Furthermore psyllium preparations tend to produce less bloating and distention.

Avoid large meals

Have regular meals and take time to eat at a leisurely pace.

Avoid missing meals or leaving long gaps between eating.

Drink at least eight cups of fluid per day, especially water or other non-caffeinated drinks such as herbal teas. This helps to keep the faeces (stools) soft and easy to pass along the gut.

Restrict tea and coffee to three cups per day (as caffeine may be a factor in some people).

Restrict the amount of fizzy drinks that you have to a minimum.

Don’t drink too much alcohol. (Some people report an improvement in symptoms when they cut down from drinking a lot of alcohol, or stop smoking if they smoke.)

Limit fresh fruit to three portions (of 80 g each) per day.

If you have diarrhoea, avoid sorbitol, an artificial sweetener found in sugar-free sweets (including chewing gum) and in drinks, and in some diabetic and slimming products.

If you have a lot of wind and bloating, consider increasing your intake of oats (for example, oat-based breakfast cereal or porridge) and linseeds (up to one tablespoon per day). You can buy linseeds from health food shops.

Individual food intolerance -some people with IBS find that one or more individual foods can trigger symptoms, or make symptoms worse (food intolerance or sensitivity). If you are not sure if a food is causing symptoms, it may be worth discussing this with a doctor who may refer you to a dietician. A dietician may be able to advise on an exclusion diet. For example, one meat, one fruit, and one vegetable. Then, advise on adding in different foods gradually to your diet to see if any cause the symptoms. It may be possible to identify one or more foods that cause symptoms. This can be a tedious process, and often no problem food is found. However, some people say that they have identified one or more foods that cause symptoms, and then can control symptoms by not eating them.

Probiotics- Probiotics are nutritional supplements that contain good bacteria. That is, bacteria that normally live in the gut and seem to be beneficial. Taking probiotics may increase the good bacteria in the gut which may help to ward off bad bacteria that may have some effect on causing IBS symptoms. You can buy probiotic capsules (various brands) from pharmacies. The dose is on the product label. You can also buy foods that contain probiotic bacteria. These include certain milk drinks, yoghurts, cheeses, frozen yoghurts, and ice creams.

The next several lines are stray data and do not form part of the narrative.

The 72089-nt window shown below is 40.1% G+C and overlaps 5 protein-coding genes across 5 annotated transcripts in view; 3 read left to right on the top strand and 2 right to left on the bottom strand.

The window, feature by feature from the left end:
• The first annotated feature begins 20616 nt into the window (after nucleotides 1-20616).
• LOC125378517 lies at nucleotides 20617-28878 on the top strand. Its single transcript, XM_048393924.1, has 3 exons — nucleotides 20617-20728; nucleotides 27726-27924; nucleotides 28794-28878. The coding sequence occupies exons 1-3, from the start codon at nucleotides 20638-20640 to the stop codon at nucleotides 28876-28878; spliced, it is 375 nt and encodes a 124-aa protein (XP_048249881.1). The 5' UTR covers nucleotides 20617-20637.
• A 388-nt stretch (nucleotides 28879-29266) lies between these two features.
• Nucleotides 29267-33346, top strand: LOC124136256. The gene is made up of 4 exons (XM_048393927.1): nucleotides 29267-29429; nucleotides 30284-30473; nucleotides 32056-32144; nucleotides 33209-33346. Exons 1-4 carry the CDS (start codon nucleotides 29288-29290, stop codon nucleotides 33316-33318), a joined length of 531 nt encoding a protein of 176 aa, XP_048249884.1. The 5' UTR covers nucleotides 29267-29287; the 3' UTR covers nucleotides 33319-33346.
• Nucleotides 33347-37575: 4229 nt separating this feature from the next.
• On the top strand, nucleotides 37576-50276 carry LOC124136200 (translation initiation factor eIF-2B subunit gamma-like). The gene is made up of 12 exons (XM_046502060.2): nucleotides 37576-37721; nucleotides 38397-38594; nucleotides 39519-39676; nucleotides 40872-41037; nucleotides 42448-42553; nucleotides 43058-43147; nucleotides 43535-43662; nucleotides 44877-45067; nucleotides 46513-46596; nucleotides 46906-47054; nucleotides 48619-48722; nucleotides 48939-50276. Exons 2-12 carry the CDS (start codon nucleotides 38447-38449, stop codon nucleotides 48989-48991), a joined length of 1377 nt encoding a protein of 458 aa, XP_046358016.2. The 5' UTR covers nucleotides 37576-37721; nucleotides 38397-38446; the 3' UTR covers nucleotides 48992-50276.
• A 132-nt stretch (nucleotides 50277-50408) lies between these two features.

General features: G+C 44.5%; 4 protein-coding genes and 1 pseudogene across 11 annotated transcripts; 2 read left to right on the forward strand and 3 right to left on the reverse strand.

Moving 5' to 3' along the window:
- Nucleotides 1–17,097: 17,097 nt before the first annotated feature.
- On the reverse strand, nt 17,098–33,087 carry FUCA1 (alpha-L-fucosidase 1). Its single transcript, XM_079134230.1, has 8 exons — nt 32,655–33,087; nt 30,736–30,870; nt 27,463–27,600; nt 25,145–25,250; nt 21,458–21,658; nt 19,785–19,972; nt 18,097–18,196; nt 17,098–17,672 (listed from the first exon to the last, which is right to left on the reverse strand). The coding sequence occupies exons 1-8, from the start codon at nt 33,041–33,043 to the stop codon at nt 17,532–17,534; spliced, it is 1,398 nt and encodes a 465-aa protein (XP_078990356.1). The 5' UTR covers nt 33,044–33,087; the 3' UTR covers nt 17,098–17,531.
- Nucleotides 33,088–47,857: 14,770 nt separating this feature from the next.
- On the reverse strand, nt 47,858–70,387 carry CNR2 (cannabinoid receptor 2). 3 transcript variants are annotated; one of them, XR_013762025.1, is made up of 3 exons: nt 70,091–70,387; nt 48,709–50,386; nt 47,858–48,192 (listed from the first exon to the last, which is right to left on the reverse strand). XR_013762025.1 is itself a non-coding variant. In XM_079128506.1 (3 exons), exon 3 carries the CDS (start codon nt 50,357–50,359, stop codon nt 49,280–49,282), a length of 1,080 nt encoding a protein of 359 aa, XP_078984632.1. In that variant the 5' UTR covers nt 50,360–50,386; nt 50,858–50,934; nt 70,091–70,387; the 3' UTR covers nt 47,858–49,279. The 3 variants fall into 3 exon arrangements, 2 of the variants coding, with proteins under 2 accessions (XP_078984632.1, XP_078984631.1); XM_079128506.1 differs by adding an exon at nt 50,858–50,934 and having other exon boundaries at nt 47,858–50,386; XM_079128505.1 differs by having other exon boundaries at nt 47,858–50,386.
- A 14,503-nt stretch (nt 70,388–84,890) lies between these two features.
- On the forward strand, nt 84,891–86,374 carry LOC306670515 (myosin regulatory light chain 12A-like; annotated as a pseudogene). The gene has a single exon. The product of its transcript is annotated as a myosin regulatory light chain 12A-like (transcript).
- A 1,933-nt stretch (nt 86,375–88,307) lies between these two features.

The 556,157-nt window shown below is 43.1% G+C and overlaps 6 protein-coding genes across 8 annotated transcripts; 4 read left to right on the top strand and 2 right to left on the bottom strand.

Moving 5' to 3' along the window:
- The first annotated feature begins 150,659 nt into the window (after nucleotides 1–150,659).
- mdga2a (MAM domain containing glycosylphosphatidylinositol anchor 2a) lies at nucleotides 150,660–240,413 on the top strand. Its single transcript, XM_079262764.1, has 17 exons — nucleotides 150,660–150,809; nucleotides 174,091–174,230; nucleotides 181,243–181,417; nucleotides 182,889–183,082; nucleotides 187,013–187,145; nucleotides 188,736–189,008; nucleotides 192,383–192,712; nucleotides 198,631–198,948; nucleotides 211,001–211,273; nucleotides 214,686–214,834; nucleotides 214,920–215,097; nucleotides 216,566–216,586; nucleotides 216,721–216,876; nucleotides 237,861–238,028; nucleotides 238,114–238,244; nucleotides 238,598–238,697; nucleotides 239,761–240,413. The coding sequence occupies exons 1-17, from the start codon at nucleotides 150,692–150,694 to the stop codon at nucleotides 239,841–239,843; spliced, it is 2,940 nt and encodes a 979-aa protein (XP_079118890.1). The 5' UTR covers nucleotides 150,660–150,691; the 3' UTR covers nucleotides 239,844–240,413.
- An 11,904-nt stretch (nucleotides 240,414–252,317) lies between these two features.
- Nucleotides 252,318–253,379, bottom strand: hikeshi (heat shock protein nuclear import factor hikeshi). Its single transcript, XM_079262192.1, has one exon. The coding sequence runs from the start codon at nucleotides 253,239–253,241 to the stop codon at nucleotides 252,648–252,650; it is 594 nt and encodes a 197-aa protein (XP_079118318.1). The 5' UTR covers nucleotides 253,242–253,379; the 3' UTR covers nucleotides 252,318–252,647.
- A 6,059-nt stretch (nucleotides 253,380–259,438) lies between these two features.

Other lifestyle factors Regular exercise may also help to ease symptoms. Stress and other emotional factors may trigger symptoms in some people. So, anything that can reduce your level of stress or emotional upset may help.

 

Psychological treatments (talking treatments) –

Situations such as family problems, work stress, examinations, recurring thoughts of previous abuse, etc, may trigger symptoms of IBS in some people. People with anxious personalities may find symptoms difficult to control.

The relationship between the mind, brain, nervous impulses, and over activity of internal organs such as the gut is complex. Some people have found hypnotherapy, cognitive-behavioral therapy, relaxation techniques, stress counseling, psychotherapy and similar therapies useful in controlling symptoms of IBS. However, the evidence of benefit from research trials for some of these treatments is mixed (see the references cited at the end).

Psychological treatments are generally mainly considered in people with moderate-to-severe IBS, when other treatments have failed. Or, when it seems that stress or psychological factors are contributing to causing symptoms.

 

Homoeopathic Treatment:

Homeopathy is probably the mildest and safest form of treatment available.

A holistic or constitutional approach, in our opinion, is the only choice of treatment capable of helping this ailment truly. Thus, unlike conventional IBS treatment, homeopathic treatment is a ‘Personalized Approach’.

By  Homoeopathic Treatment initially, acute symptoms of diarrhea or constipations can be relieved immediately .

Relapses during the course of treatment are common and subside gradually.

As treatment progresses you can expect the relapses and intensity of symptoms to reduce.

Relapses due to diet and environmental factors can be better handled.

Significant improvement can be expected on completion of 4-6 months of treatment.